“We need systemic change on a personal, public and political level.” – Dale Andree
People will be motivated to action when they feel connected to a cause. Dale Andree along with 1000’s of others have been creating an experience that does this at scale. It’s called The National Water Dance (NWD).
The focus of NWD is our climate crisis. Andree and the organizations that make up the event are getting people “motivated to act, whether it’s a small personal change in their lives or a bigger commitment to be involved” says Andree.
Miami is ground zero for the climate crisis and where the NWD was founded in 2011. Since then there have been four nationwide events, the fifth will take place this year on April 18th. Participants will be dancing to call attention to a variety of topics ranging from:
- the pollution of rivers
- climate gentrification and
Locally, “climate change is about our most basic need, access to clean water and the effects that saltwater intrusion is having on the Everglades and our water supply” says Andree who also was selected as an Artists in Residence at the Everglades in 2018.
I interviewed this artist, activist, and educator as she prepares for the 2020 NWD. She shared her thoughts on politics, what a typical day looks like for her, and the challenges she has faced building a nationwide movement. Read the interview below.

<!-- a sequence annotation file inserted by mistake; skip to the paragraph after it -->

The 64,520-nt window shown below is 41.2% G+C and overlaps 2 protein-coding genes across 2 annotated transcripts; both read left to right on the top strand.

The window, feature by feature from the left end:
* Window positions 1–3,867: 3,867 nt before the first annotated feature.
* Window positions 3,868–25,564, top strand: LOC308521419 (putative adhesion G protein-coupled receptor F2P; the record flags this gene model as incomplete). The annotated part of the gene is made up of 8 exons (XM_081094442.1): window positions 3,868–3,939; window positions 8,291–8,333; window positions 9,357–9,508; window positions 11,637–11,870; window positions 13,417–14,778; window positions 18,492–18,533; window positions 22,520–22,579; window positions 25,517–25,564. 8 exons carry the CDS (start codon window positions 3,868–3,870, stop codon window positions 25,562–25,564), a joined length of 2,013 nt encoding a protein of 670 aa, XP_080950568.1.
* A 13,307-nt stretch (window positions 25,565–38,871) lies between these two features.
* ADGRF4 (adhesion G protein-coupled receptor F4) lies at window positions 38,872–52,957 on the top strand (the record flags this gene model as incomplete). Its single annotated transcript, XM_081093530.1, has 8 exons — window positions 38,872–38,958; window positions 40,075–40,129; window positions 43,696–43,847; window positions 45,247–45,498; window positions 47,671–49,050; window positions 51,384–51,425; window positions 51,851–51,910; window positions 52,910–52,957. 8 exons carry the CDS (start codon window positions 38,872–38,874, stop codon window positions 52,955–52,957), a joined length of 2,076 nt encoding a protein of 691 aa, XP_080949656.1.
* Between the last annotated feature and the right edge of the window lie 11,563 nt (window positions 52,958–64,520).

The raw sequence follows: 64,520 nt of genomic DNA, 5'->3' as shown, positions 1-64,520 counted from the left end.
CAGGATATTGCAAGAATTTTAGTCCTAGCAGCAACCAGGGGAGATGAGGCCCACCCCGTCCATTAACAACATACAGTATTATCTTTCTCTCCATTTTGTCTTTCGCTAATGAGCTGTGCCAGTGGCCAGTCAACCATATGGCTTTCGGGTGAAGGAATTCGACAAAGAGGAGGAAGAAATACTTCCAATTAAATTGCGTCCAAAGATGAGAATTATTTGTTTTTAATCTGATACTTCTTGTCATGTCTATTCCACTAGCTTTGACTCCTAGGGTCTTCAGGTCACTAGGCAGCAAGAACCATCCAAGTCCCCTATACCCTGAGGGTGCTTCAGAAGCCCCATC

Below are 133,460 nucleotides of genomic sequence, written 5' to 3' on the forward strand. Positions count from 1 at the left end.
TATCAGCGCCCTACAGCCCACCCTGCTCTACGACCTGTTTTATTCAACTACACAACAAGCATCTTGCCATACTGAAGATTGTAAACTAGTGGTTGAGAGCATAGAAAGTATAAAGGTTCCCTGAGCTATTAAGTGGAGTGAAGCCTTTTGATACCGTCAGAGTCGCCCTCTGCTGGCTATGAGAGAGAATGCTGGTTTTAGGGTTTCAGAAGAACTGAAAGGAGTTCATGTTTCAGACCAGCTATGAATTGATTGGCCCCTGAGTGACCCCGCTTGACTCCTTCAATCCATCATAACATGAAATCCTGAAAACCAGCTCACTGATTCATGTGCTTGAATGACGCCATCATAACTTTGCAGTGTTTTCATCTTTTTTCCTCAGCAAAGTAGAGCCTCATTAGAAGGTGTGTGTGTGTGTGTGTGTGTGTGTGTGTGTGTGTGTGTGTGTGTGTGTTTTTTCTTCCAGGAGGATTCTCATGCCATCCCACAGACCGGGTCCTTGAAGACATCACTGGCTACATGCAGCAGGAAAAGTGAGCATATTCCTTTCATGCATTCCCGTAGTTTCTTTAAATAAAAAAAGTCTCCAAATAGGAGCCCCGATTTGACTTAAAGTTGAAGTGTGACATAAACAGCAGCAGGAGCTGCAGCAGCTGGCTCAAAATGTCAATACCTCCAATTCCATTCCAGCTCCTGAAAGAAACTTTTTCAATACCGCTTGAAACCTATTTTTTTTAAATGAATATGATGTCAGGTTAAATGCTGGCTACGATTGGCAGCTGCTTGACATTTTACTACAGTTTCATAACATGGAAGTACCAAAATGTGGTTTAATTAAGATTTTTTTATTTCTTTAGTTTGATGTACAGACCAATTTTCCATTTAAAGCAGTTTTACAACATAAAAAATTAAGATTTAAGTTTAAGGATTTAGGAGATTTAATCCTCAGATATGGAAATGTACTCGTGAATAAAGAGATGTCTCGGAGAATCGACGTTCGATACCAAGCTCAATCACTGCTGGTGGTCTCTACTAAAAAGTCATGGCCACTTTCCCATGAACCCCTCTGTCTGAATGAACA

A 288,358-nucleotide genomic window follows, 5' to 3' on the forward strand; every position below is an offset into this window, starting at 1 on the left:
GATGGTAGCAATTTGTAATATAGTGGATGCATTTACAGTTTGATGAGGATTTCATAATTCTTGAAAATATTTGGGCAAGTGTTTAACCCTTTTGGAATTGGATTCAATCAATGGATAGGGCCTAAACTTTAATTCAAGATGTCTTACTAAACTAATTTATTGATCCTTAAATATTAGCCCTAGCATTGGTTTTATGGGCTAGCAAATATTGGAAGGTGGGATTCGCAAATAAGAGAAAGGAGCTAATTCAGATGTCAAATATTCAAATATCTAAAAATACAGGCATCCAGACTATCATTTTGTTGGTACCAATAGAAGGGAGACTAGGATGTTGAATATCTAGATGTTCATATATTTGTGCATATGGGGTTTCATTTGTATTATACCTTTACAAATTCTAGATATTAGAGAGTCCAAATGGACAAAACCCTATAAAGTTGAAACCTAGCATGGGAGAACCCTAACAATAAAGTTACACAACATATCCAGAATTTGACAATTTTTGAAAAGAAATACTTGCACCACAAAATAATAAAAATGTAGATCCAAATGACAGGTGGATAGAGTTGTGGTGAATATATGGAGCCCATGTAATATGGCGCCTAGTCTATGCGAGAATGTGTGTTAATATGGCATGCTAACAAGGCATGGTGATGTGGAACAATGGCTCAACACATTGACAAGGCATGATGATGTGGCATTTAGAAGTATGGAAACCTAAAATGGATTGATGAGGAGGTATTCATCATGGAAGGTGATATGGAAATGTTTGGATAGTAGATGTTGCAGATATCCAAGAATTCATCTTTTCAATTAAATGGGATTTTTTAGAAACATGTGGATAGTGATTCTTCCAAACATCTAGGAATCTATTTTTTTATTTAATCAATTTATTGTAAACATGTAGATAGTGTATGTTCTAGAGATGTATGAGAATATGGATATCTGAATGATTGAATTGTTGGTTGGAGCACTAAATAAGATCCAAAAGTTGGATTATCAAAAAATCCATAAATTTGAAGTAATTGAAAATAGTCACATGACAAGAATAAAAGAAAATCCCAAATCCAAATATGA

Photo by Mateo Serna Zapata, courtesy of AIRIE.
What challenges have you faced on your journey to create this movement and keep it going?
One of the biggest challenges is always money. I pay the part-time staff who work with me and I pay the professional dancers and musicians who create the Miami event with me. This year that also includes Washington D.C. All the other locations are autonomous and organize their events locally. Kristin O’Neal and Juan Vargas have worked with me since the beginning and I have had very talented people assist me in Miami but because it is a part-time position it is very hard to keep talented people. That may be the most difficult part, keeping an administrative assistant.